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To Man imparts it; but with such a view
II. Whether with Reason, or with Instinct bleft, Know, all enjoy that pow'r which suits them beft ; To bliss alike by that direction tend,
83 And find the means proportion'd to their end. Say, where full Instinct is th’unerring guide, What Pope or Council can they need beside ? Reason, however able, cool at best,
85 Cares not for service, or but serves when prest, Stays 'till we call, and then not often near; But honest Instinct comes a volunteer, Sure never to o'er- thoot, but just to hit! While still too wide or short is human Wit; 90 Sure by quick Nature happiness to gain, Which heavier Reason labours at in vain. This too ferves always, Reason never long; One must go right, the other may go wrong:
VER. 84. in the MS.
While Man, with op'ning views of various ways
See then the acting and comparing pow'rs 95
Who taught the nations of the field and wood
III. God, in the nature of each being, founds Its
proper bliss, and sets its proper bounds:
Nor ends the pleasure with the fierce embrace ;
dismiss'd to wander earth or air,
130 A longer care Man's helpless kind demands; That longer care contracts more lasting bands ; Reflection, Reason, ftill the ties improve, At once extend the int'rest, and the love ; With choice we fix, with sympathy we burn;
135 Each Virtue in each Passion takes its turn; And still new needs, new helps, new habits rise, That graft benevolence on charities. Still as one brood, and as another rose, These nat’ral love maintain'd, habitual thofe: 140 The last, scarce ripend into perfect Man, Saw helpless him from whom their life began : Mem'ry and fore-cast just returns engage, That pointed back to youth, this on to age ; While pleasure, gratitude, and hope, combir’d, 145 Still spread the int'reft, and preserv'd the kind. IV. Nor think, in Nature's State they blindly
trod; The state of Nature was the reign of God: Self-love and Social at her birth began, Union the bond of all things, and of Man. 150
Pride then was not; nor Arts, that Pride to aid ;
See him from Natyre rising flow to Art !
part ; 170 Thus then to Man the voice of Nature spake “ Go, from the Creatures thy instructions cake : .6 Learn from the birds what food the thickets yield; “ Learn from the beasts the physic of the field ;
VER. 173. Learn from the birds, etc.] It is a caution commonly practised amongst Navigators, when thrown upon a desert coast, and in want of refreshments, to observe what fruits have been touched by the Birds : and to venture on these without further hesitation.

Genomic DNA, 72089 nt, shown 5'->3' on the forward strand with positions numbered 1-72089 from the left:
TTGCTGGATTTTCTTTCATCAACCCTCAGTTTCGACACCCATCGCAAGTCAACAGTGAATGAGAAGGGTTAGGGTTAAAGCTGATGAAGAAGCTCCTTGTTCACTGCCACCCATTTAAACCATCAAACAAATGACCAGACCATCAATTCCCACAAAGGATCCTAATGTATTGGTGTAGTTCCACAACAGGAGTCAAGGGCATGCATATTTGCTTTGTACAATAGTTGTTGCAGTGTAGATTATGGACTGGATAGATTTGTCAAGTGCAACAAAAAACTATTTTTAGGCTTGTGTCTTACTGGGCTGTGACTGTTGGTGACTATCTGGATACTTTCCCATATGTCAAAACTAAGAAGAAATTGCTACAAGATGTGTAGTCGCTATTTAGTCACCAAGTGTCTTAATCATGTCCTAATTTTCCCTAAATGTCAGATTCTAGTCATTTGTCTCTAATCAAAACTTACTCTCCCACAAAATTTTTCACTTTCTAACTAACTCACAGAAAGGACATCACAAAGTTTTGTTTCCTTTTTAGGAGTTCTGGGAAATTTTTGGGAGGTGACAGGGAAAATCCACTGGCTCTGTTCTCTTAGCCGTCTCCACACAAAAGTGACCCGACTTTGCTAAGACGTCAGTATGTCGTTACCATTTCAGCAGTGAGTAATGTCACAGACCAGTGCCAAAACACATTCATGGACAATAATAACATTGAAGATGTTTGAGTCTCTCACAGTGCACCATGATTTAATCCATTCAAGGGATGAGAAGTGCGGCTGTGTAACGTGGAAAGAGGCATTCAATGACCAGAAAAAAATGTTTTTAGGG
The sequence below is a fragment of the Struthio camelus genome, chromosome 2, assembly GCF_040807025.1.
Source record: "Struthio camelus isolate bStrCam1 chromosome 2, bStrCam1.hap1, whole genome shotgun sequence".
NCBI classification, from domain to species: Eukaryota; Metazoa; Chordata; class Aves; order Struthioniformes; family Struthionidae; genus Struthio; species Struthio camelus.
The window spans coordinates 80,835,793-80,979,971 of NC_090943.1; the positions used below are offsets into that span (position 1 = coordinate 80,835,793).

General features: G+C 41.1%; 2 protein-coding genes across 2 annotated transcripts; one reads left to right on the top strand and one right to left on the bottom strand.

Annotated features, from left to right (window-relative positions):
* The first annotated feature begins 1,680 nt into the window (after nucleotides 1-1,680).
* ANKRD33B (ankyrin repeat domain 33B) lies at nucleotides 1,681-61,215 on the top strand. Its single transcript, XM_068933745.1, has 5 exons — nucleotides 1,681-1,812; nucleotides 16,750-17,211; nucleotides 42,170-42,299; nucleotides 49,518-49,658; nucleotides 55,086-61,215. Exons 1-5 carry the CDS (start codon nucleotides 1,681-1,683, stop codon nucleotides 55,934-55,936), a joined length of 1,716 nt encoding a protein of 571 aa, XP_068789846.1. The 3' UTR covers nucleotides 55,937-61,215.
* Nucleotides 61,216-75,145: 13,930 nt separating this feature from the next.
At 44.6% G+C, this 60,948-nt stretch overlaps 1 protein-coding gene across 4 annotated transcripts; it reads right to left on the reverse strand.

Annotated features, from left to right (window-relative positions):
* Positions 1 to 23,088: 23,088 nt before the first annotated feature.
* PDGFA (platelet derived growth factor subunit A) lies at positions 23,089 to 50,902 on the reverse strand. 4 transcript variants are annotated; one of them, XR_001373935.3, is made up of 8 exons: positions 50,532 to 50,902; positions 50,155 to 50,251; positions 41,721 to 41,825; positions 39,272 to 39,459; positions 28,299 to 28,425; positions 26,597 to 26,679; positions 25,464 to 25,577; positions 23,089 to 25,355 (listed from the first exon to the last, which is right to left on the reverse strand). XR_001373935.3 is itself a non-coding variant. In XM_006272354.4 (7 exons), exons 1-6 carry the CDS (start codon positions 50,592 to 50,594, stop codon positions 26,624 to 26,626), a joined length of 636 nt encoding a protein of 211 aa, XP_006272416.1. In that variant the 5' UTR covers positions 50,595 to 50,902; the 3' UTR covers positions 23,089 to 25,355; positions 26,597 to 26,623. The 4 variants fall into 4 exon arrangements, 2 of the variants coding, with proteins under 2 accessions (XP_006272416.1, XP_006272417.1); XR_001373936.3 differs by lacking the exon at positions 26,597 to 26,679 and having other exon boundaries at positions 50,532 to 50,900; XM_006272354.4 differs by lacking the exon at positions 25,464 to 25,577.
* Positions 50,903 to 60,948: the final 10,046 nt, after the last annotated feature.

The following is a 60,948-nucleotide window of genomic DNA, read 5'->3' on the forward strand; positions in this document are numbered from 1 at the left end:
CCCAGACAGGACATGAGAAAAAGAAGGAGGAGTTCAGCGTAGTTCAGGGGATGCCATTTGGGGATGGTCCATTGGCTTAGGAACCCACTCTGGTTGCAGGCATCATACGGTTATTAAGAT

Thy arts of building from the bee receive; 175 • Learn of the mole to plow, the worm to weave; “ Learn of the little Nautilus to fail, “ Spread the thin oar, and catch the driving gale. 5. Here too all forms of social union find, es And hence let Reason, late, instruct Mankind: 16 Here subterranean works and cities see; 181 " There towns aerial on the waving tree. “ Learn each small People's genius, policies, “ The Ant's republic, and the realm of Bees; iss How those in common all their wealth bestow, “ And Anarchy without confusion know; " And these for ever, tho' a Monarch reign, " Their sep'rate cells and properties maintain. “ Mark what unvary'd laws preserve each state, 6. Laws wise as Nature, and as fix'd as Fate. IGO " In vain thy Reason finer webs shall draw, " Entangle Justice in her net of Law,
VE2. 174. Learn from the beasts, etc.] See Pliny's Nat. His. 1. viii. c. 27, where several instances are given of Animals dif. covering the medicinal efficacy of herbs, by their own use of them; and pointing out to some operations in the art of healing, by their own practice.
VER. 177. Learn of the little Nautilus] Oppian. Halieut. lib. i. describes this fish in the following manner : " swim on the surface of the sea, on the back of their shells, "< which exactly resemble the hulk of a ship; they raise two “ feet like mafts, and extend a membrane between, which “ serves as a fail; the other two feet they employ as oars at 's the hide. They are usually seen in the Mediterranean.”